The mission to land the first man on the moon was launched when President JF Kennedy gave his visionary moon-shot speech in 1962 – “We choose to go to the moon in this decade and do the other things, not because they are easy, but because they are hard”. Without a doubt, the challenge to land a man on the moon comes with extreme risks, as recognized by Gus Grissom, an astronaut on Apollo 1, the first of many Apollo space crafts used in the mission to reach the moon. “If we die, we want people to accept it. We are in a risky business, and we hope that if anything happens to us it will not delay the program. The conquest of space is worth the risk of life” said Gus Grissom, who later lost his life, together with 2 other astronauts, in a fire during a test launch of Apollo 1.
Investigations into the Apollo 1 fire determined that the cause was due to inadequate design. As a result of the investigations, more than 1,000 changes were made to the space craft design and NASA’s race to the moon was delayed by almost 2 years.
More importantly, the cause of the fire was attributed to “go fever” in NASA – the attitude of being in a rush to get a project completed and meeting deadlines while overlooking potential problems. Coined after the Apollo 1 fire, “go fever” describes a culture that develops when costs have mounted, and disagreement is suppressed or ignored because no one wants to be seen as working against progress.
“Go fever” was also the cause of the Challenger and Columbia space shuttle disasters. In 1986, the space shuttle Challenger exploded. Following the Challenger disaster, NASA took concrete steps to correct flawed organizational processes. For example, it increased both the number and status of safety personnel, and it strengthened safety operating procedures. But as avoiding launch delays became increasingly important, NASA let their guard down and forgot about safety. This gradual forgetting, which was described in the Harvard Business Review article “Why organizations forget what they learn from failures” was at the root of the Columbia space shuttle disintegration in 2003.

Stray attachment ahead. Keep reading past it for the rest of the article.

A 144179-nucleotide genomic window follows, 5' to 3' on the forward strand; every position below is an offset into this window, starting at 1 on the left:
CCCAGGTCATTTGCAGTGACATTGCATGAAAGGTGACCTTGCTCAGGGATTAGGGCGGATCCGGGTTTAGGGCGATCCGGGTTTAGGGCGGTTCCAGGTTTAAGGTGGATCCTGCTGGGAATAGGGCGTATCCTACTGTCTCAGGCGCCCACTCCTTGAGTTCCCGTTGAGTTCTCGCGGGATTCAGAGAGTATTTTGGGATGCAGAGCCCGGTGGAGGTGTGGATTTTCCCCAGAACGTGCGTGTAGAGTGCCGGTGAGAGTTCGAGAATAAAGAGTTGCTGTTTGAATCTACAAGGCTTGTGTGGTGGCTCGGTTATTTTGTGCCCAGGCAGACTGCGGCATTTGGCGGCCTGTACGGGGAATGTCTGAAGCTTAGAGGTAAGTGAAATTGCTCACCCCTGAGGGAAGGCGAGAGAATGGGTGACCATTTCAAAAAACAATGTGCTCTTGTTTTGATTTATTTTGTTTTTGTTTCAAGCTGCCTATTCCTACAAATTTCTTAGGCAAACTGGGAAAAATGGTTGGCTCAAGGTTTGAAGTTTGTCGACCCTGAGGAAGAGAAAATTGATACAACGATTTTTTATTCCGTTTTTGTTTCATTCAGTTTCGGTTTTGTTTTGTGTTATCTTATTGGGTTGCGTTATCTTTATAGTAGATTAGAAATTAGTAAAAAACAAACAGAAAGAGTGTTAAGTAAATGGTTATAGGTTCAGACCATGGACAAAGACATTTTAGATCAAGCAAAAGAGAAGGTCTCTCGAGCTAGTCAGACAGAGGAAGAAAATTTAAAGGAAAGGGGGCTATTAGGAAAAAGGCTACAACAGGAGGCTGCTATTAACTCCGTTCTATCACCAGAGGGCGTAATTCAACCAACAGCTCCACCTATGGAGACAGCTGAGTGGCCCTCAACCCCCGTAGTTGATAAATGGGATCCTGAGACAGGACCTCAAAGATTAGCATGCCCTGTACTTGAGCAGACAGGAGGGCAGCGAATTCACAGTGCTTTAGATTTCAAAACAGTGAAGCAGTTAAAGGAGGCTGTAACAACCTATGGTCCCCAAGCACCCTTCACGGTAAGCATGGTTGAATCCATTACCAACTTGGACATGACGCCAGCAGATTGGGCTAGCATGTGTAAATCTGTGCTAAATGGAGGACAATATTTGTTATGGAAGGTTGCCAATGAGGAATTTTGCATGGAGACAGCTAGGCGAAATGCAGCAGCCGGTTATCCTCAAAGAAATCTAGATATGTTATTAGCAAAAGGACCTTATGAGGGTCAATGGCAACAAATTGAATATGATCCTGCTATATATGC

Organizations such as Wells Fargo, Toshiba, Volkswagen and FIFA have bold visions. Although their visions are not as dramatic as that of President JF Kennedy, the mission statements and strategic objectives of these organizations were aggressive in order to help them achieve their visions of being the number one, being the first and being the best in their respective markets. And just like Apollo 1, they succumbed to a culture of “go fever” and captivated the world with their spectacular scandals.
Wells Fargo was clearly gripped with “go fever” as the former CEO John G. Stumpf set aggressive sales target. In a Forbes article “Wells Fargo: What Drives Toxic Corporate Culture?” the creation of millions of fictitious bank accounts by thousands of Wells Fargo employees was because the “management at the bank failed to curb a culture of contempt: for customers, for the law and, ultimately, for shareholders.”
Wells Fargo’s report arising from an independent investigation into the fake account scandal “identified serious issues related to Wells Fargo’s decentralized structure and the sales culture of the Community Bank. Wells Fargo’s decentralized corporate structure, which gave too much authority and autonomy to the Community Bank’s senior leadership without the necessary oversight and encouraged deference to the business units”.
Corporate culture has a significant impact on corporate governance and the long-term sustainability of organizations. Corporate culture is the soft underbelly of organizations and should be reported as a material issue as part of sustainability reports.
About the Author: Uantchern Loh
Uantchern is currently the CEO, Asia Pacific for Black Sun Plc, a stakeholder communications company. A Chartered Accountant by profession, he started out as a volunteer at the Shared Services for Charities (SSC), since its inception, and was recently appointed to the SSC Board. An amateur adventurer, Uantchern has just completed his 7th summit climb of Mount Kinabalu and his favourite phrase is “It’s just 5 more minutes!”